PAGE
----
18 Nov 2021, 13:25
Sören Amelang

Germany not able to import enough renewable hydrogen by 2030 – analysis

Clean Energy Wire

Germany will not be able to import enough renewable hydrogen to reach the targets laid out in its national hydrogen strategy, according to an analysis conducted by the German Economic Institute (IW), the Fraunhofer Institute for Environmental, Safety and Energy Technology (UMSICHT), and the climate think tank Wuppertal Institute. Even if the four most promising export countries would only supply Germany, quantities are projected to be insufficient, the researchers found. "The problem is that the expansion of renewable energies in countries like Chile, Morocco, Spain and the Netherlands is progressing only slowly," the IW said. "In addition, the transport of large quantities of hydrogen by pipeline or ship is still being developed or approved and cannot be implemented quickly enough."

"We are talking about enormous quantities that will be needed in a short time," the IW's Malte Küper, who co-authored the study, told the newsletter Tagesspiegel Background. He said many regions of the world offered large import potentials in the long term, but warned that sectors such as steel needed short-term security for the huge investments required to switch to climate-neutral processes.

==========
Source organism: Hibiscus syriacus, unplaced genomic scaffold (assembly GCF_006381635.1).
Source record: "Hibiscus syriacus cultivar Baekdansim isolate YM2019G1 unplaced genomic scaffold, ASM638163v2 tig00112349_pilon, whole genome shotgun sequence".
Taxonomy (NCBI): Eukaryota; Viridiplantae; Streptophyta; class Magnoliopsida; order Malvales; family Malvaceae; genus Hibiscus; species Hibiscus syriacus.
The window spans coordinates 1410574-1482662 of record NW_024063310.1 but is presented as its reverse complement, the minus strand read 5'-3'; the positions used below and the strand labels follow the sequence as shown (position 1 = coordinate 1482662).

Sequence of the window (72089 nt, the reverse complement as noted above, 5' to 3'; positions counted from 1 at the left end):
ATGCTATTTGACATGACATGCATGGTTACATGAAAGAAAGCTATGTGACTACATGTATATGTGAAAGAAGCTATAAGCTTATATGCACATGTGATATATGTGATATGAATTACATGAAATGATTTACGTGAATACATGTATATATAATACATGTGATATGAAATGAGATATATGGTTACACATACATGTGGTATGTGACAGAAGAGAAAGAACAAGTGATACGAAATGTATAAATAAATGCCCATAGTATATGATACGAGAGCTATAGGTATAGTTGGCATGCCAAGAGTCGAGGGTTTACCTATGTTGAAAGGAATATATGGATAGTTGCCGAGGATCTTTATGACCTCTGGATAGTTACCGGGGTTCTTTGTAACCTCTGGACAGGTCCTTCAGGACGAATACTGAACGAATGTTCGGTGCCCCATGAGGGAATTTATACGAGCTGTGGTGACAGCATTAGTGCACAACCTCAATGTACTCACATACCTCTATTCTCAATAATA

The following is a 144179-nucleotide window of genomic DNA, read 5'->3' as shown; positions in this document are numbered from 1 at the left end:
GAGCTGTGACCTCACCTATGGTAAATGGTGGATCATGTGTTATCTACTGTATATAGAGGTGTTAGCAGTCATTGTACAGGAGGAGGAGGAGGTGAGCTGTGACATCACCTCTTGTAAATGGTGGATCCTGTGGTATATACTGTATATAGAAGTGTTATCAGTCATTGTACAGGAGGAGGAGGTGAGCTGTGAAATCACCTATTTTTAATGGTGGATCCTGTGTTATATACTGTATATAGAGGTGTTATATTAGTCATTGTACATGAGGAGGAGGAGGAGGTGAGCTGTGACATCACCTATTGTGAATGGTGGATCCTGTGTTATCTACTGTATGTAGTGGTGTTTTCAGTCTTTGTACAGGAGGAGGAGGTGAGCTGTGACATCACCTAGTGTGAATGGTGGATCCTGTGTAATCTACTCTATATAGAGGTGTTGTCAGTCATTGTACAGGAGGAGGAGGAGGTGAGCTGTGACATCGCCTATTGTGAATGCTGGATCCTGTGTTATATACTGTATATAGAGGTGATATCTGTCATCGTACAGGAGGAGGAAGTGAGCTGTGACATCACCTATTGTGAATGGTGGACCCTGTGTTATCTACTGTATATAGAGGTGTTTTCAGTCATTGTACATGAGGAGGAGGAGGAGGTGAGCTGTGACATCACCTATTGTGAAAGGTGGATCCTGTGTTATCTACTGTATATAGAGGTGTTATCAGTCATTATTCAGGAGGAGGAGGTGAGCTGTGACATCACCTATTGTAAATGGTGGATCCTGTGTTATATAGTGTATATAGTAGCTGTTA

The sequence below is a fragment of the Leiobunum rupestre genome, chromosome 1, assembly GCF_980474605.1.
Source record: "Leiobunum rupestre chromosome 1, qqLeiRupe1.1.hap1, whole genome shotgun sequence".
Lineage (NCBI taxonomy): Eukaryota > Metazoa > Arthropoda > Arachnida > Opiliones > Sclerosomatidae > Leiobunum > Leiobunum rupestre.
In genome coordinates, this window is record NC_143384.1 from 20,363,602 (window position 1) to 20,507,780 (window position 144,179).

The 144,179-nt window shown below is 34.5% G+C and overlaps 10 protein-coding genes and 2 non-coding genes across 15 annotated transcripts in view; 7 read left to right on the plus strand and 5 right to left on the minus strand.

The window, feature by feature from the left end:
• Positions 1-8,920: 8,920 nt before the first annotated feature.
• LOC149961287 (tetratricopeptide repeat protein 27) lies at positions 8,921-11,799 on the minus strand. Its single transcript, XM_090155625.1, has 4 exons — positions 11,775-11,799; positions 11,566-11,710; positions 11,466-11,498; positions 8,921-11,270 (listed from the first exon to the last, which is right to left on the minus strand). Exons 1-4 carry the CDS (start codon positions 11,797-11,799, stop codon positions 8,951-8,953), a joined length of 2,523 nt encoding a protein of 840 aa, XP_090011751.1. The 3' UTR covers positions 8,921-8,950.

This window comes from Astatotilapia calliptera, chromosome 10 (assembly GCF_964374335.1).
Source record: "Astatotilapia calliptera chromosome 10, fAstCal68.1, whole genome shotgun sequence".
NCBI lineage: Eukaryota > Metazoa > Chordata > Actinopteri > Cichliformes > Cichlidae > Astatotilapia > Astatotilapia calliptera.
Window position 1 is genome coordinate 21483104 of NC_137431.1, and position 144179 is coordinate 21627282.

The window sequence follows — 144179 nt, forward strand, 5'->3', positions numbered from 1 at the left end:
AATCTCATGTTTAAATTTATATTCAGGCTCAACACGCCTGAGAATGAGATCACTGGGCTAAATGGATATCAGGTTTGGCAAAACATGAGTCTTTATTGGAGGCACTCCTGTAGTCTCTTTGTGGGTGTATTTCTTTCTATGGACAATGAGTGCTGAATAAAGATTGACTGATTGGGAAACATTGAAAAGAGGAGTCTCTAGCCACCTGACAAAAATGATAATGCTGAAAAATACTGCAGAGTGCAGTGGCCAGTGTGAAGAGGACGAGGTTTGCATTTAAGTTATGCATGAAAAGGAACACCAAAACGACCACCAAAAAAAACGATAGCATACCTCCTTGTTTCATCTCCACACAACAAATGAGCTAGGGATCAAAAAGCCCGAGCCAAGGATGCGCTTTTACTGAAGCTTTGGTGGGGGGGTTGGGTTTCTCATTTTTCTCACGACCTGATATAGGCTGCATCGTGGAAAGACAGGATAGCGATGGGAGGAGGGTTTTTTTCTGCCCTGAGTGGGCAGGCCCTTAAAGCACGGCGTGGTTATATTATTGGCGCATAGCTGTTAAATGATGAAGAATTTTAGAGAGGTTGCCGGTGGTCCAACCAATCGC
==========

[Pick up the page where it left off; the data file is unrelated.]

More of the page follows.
Germany plans to use hydrogen as a key element in its energy transition, especially in sectors such as industry and aviation, which can't be electrified directly. But the country will need to import a high proportion of the necessary green hydrogen, as it does not have enough potential for the massive amounts of renewable power sources that would be needed to produce it domestically. Germany's national hydrogen strategy set an import target of 76 to 96 terawatt hours for 2030, but this can't be reached, according to the analysis. "As long as the demand cannot be covered by imports, domestic hydrogen production from renewable energies must be massively increased," the IW said. "This, in turn, would require a lot of green electricity in the coming years," whose expansion has been below target volumes in recent years." The researchers also warn against dependence on individual countries. Instead, Germany should coordinate with other European countries to strive for a broad portfolio of export partners.

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